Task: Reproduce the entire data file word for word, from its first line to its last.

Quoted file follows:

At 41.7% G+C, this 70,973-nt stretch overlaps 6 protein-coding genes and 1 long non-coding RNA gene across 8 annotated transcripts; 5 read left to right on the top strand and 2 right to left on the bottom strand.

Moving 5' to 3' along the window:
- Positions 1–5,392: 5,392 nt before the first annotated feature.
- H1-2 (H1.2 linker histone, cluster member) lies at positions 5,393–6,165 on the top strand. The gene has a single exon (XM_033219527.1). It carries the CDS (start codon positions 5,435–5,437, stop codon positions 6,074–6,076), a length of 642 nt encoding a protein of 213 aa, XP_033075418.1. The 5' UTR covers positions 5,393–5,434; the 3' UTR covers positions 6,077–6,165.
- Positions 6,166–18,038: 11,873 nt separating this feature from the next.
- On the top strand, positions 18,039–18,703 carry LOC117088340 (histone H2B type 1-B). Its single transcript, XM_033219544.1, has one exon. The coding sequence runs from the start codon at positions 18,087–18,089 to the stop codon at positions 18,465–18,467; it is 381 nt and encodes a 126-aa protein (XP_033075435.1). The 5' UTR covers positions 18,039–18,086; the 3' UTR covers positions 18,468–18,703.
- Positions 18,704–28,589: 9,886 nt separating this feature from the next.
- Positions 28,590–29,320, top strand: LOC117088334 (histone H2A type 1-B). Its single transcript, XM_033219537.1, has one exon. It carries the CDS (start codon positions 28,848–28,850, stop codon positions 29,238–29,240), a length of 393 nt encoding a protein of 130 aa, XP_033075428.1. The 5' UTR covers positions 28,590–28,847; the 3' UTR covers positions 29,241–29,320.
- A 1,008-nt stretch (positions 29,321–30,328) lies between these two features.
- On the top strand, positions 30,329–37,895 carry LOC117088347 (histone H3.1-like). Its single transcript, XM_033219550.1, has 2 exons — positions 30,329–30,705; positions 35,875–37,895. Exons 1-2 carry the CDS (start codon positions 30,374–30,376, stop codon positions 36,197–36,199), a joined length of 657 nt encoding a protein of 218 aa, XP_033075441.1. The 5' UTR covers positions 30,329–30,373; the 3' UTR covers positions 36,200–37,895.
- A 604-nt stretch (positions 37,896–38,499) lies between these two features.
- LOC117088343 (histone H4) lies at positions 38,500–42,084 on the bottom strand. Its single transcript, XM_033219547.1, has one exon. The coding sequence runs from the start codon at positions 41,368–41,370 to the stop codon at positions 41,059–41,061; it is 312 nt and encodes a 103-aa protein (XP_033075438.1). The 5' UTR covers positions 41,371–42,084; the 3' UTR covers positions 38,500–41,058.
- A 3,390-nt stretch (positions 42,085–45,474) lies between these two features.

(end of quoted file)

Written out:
At 41.7% G+C, this 70,973-nt stretch overlaps 6 protein-coding genes and 1 long non-coding RNA gene across 8 annotated transcripts; 5 read left to right on the top strand and 2 right to left on the bottom strand.

Moving 5' to 3' along the window:
- Positions 1–5,392: 5,392 nt before the first annotated feature.
- H1-2 (H1.2 linker histone, cluster member) lies at positions 5,393–6,165 on the top strand. The gene has a single exon (XM_033219527.1). It carries the CDS (start codon positions 5,435–5,437, stop codon positions 6,074–6,076), a length of 642 nt encoding a protein of 213 aa, XP_033075418.1. The 5' UTR covers positions 5,393–5,434; the 3' UTR covers positions 6,077–6,165.
- Positions 6,166–18,038: 11,873 nt separating this feature from the next.
- On the top strand, positions 18,039–18,703 carry LOC117088340 (histone H2B type 1-B). Its single transcript, XM_033219544.1, has one exon. The coding sequence runs from the start codon at positions 18,087–18,089 to the stop codon at positions 18,465–18,467; it is 381 nt and encodes a 126-aa protein (XP_033075435.1). The 5' UTR covers positions 18,039–18,086; the 3' UTR covers positions 18,468–18,703.
- Positions 18,704–28,589: 9,886 nt separating this feature from the next.
- Positions 28,590–29,320, top strand: LOC117088334 (histone H2A type 1-B). Its single transcript, XM_033219537.1, has one exon. It carries the CDS (start codon positions 28,848–28,850, stop codon positions 29,238–29,240), a length of 393 nt encoding a protein of 130 aa, XP_033075428.1. The 5' UTR covers positions 28,590–28,847; the 3' UTR covers positions 29,241–29,320.
- A 1,008-nt stretch (positions 29,321–30,328) lies between these two features.
- On the top strand, positions 30,329–37,895 carry LOC117088347 (histone H3.1-like). Its single transcript, XM_033219550.1, has 2 exons — positions 30,329–30,705; positions 35,875–37,895. Exons 1-2 carry the CDS (start codon positions 30,374–30,376, stop codon positions 36,197–36,199), a joined length of 657 nt encoding a protein of 218 aa, XP_033075441.1. The 5' UTR covers positions 30,329–30,373; the 3' UTR covers positions 36,200–37,895.
- A 604-nt stretch (positions 37,896–38,499) lies between these two features.
- LOC117088343 (histone H4) lies at positions 38,500–42,084 on the bottom strand. Its single transcript, XM_033219547.1, has one exon. The coding sequence runs from the start codon at positions 41,368–41,370 to the stop codon at positions 41,059–41,061; it is 312 nt and encodes a 103-aa protein (XP_033075438.1). The 5' UTR covers positions 41,371–42,084; the 3' UTR covers positions 38,500–41,058.
- A 3,390-nt stretch (positions 42,085–45,474) lies between these two features.